- Name: Jonatan Pérez
- Year: 2016
- Concentration: History and Ethnic Studies
1. What type of research experiences have you been involved with during your time in college?
During my time at Brown I have been involved in several different research experiences. During the summer after my freshman year I was extremely fortunate to work on the creation of a syllabus for a course on the history of immigration with Dr. Evelyn Hu-Dehart through a Brown UTRA. This first research experience then allowed me to pursue research through the Leadership Alliance, a consortium of schools which offer research opportunities to underrepresented minorities in higher education with the goal of increasing the numbers of URM’s pursuing higher education. The summer after my sophomore year I participated in research at Princeton University and the summer after my junior year I was at Stanford University. Although the program varies a bit from school to school, typically you are paired with a faculty member who mentors your own project or whose project you work on. Along with this research you are provided with networking opportunities and seminars regarding graduate school life and the application process.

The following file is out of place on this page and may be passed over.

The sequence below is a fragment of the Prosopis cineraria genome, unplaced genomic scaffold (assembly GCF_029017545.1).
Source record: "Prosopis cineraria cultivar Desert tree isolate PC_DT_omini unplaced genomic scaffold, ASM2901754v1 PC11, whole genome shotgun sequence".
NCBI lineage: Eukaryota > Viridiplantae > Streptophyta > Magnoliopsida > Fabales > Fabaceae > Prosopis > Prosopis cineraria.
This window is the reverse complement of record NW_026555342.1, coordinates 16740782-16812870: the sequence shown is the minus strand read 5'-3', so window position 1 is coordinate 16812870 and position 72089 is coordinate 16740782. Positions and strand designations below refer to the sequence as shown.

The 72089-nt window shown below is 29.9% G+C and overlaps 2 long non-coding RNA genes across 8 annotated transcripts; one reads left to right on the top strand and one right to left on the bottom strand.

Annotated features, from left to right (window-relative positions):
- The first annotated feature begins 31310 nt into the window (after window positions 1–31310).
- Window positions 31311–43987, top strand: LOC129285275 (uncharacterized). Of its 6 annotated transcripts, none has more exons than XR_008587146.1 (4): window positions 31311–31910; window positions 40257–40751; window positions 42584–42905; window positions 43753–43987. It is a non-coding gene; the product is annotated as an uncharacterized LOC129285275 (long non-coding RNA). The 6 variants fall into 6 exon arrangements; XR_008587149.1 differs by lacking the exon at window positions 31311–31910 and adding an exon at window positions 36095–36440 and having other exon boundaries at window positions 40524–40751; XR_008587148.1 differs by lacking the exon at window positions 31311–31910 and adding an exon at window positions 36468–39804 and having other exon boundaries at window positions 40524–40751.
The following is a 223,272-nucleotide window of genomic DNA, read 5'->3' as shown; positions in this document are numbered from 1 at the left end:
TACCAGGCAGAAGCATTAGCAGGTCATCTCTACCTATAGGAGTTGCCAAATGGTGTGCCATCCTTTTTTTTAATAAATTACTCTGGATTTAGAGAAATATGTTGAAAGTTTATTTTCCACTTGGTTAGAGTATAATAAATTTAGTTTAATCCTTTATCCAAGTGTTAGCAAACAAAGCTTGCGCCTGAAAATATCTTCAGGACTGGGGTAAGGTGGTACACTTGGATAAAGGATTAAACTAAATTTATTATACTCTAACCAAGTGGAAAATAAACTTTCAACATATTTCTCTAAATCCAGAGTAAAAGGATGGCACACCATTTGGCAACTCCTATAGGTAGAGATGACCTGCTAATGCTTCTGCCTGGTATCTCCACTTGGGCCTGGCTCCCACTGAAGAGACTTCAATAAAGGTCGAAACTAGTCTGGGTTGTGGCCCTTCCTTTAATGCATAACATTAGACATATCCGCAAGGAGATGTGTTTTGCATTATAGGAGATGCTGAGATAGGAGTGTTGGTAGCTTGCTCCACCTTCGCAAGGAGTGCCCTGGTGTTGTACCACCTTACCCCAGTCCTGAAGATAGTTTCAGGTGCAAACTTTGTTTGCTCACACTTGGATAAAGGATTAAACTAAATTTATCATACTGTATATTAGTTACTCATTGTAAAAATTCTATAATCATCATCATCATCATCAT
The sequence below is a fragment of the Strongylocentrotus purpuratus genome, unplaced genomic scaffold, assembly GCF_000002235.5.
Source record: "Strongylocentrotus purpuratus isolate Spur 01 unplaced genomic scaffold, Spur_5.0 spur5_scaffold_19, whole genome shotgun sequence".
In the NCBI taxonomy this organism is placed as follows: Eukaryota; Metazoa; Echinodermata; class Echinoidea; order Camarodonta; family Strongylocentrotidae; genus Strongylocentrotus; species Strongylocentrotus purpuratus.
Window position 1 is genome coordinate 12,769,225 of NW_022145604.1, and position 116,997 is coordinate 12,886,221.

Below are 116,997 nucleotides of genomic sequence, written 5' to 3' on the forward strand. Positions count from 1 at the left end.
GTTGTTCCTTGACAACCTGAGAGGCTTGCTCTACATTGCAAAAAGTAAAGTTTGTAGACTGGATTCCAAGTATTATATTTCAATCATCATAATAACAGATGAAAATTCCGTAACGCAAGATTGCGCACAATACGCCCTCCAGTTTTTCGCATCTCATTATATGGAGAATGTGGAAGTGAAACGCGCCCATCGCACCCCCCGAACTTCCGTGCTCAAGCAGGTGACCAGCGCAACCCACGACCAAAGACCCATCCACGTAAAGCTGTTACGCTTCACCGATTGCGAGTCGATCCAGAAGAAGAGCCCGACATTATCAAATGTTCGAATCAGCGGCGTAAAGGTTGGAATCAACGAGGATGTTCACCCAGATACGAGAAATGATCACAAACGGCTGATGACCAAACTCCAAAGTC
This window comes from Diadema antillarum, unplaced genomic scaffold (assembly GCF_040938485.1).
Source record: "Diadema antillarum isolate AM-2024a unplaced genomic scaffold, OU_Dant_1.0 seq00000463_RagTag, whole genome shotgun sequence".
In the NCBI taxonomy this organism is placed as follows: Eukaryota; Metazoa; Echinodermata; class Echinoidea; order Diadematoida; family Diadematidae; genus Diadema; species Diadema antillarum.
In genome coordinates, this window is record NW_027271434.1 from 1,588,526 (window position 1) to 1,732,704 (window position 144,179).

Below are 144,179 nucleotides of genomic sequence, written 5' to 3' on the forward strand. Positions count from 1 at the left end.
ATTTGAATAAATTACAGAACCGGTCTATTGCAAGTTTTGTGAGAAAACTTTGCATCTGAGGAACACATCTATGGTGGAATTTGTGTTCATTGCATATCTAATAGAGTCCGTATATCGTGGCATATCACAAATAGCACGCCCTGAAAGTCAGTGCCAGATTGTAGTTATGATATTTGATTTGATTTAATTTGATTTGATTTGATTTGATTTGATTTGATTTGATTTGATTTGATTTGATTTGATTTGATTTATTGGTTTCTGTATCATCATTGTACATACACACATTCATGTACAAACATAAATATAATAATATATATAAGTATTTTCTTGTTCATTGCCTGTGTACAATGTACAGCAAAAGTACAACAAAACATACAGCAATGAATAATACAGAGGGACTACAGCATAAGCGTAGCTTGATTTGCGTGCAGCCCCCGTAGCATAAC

2. How did you find out about this opportunity?
I actually found out about the Undergraduate Teaching and Research Awards (UTRA) just from looking at Brown’s Fellowship page which has plenty of great opportunities. As for the Leadership Alliance I learned about this during the Third World Transition Program. They had an internship panel and one of the panelists was a student who had done the program the summer before. Although I didn’t end up applying to it that year, I saved the information and ended up applying the year after.
3. What is your favorite part about conducting research?
I think that my favorite part of research is when the puzzle all starts to come together. Many times when conducting research it feels like no matter how much you read or investigate that you are making no progress. It’s only once you get to that certain chapter, open that one box in the archive or happen upon a random document that it all starts to come together and make sense. These moments truly validate all the hard work you have been doing.
4. What has it been like presenting your work?
Presenting my work is both nerve-wracking and exciting. Nerve-wracking because presenting academic work to your peers is very intimidating and you never know the reaction you’ll get. On the other hand, it is very exciting because while doing research allows you to work on stuff that may not have been investigated before the most rewarding part of research is sharing this new found knowledge with not only your peers but other audiences as well. It is extremely fulfilling to give a presentation on your work and see your audience just as captivated and excited about it as you.
5. Any advice for students looking to find out what research interests them?
I think that it is important to go into research with an open mind and with lots of questions. Talk with as many professors as you can and ask them what they research and why they conduct this research. Many of the best research projects I have undertaken have come from conversations with other professors who have pointed me to a certain person, book, archive, or even document.